The experience of working with large animals and becoming experts in farm work is significant and valuable, however the soft skills learned by the group are the most multifunctional. Soft skills, also known as transferable skills or professional skills, are non-technical skills that allow employees to interact effectively with others and enable them to be successful in the workplace. Soft skills that are acquired or improved in the program include communication and teamwork. Participants and their families can set goals prior to intake for the program and decide what they would like to gain from the experience. As new members join the program, program veterans take on a leadership role. Returning members will work together and model the tasks step-by-step, as well as provide reasoning behind why tasks must be done a certain way. The group is always learning new skills around the farm. This fall they helped to harvest, clean, and package vegetables from the garden and learned how to harvest and package honey to sell at Madison Fields. After they helped with these new tasks, they also set out to sell soap, honey and local produce for the Halloween Hooves and Horsepower event at Madison Fields. There are so many things to get done at Madison Fields and the group is always able to lend a helping hand.
After everyone has finished work it’s time for lunch. When the weather permits the group spreads out across two picnic tables. They are able to enjoy nice weather and good conversation at a safe distance from one another. Many of the participants share common interests such as music, video games, movies, and animals. They practice turn-taking and everyone is given an opportunity to speak. David is the photographer in the group and will often ask if he can take your picture or “mugshot”! Fayemi enjoys playing songs and will often sing along to YMCA or The Brady Bunch theme song. Willie likes playing games on his phone and will keep you updated on his score. They love to joke around and lunch is a good time to catch up with everyone’s home lives.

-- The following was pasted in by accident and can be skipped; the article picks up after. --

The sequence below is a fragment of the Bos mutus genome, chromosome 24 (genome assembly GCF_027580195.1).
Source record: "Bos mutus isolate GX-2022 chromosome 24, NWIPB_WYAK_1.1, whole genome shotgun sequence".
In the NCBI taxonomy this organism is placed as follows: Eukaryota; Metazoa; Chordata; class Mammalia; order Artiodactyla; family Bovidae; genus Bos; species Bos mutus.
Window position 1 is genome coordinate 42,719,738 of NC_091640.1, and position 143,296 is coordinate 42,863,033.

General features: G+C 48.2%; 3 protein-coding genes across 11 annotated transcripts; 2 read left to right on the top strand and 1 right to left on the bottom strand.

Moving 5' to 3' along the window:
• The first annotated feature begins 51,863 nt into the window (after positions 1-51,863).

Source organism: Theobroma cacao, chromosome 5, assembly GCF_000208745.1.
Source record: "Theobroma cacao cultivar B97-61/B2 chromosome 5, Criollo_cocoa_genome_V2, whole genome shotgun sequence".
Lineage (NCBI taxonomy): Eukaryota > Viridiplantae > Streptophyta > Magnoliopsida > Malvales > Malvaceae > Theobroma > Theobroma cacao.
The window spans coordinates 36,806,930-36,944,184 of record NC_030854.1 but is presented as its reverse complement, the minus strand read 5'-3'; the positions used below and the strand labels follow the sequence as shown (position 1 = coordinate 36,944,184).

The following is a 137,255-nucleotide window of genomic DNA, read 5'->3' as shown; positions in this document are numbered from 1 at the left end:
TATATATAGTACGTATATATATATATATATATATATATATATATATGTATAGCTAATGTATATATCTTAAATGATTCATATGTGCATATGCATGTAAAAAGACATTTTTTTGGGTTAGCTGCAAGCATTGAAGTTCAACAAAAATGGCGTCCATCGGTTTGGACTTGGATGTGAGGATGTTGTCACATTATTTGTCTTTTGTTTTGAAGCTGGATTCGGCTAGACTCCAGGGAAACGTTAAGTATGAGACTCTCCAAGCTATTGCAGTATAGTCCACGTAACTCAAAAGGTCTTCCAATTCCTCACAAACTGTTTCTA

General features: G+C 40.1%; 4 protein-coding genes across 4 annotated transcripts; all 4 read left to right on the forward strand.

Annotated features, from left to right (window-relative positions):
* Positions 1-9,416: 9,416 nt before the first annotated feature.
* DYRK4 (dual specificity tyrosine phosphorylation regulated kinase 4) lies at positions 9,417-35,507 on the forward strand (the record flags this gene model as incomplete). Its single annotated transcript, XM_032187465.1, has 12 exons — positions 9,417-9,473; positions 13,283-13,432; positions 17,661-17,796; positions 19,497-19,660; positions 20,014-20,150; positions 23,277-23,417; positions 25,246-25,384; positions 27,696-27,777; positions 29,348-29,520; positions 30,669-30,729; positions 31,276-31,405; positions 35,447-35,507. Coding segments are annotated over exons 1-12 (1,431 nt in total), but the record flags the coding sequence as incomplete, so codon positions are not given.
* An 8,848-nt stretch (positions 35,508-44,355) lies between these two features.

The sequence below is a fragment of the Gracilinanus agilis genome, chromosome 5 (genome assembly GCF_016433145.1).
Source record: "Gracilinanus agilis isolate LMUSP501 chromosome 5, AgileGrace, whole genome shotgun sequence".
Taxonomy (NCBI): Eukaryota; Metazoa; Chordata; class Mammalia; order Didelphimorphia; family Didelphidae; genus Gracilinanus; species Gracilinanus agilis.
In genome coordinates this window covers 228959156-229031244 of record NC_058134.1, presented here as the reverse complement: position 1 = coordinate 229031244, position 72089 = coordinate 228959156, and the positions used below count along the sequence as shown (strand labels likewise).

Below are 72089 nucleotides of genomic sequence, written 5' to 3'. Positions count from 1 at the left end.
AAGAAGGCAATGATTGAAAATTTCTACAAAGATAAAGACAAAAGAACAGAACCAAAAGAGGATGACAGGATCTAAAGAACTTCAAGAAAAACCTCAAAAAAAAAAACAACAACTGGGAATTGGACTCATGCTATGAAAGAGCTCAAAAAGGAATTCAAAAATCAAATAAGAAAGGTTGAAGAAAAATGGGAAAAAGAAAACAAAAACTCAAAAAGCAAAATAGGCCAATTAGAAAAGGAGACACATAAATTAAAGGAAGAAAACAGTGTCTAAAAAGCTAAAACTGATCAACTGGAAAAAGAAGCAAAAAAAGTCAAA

One day during our fall session I asked what everyone enjoyed most about helping out at Madison Fields. Willie replied, “The goats.” Paul said, “Chickens.” Fayemi noted his favorite task was “sweeping the floor,” while Mike said his favorite part of the day was “spending time with the goats.” David mentioned “grooming horses.”
This is a program packed full of different skills to learn, and the individuals are presented with new tasks and responsibilities as they progress in the program. It is easy to see why the majority of participants have been with the program for multiple sessions. The Job Readiness Program manager, Nancy’s passion for empowering others and comprehensive sessions, together with the lasting friendships made between participants, have made this program excel in many ways.
To learn more visit https://madisonfields.org/programs/job-readiness/. To apply please visit the URL and contact the program director, Nancy, for openings. After completion of the program application, the program director will schedule an intake evaluation and create an individualized plan.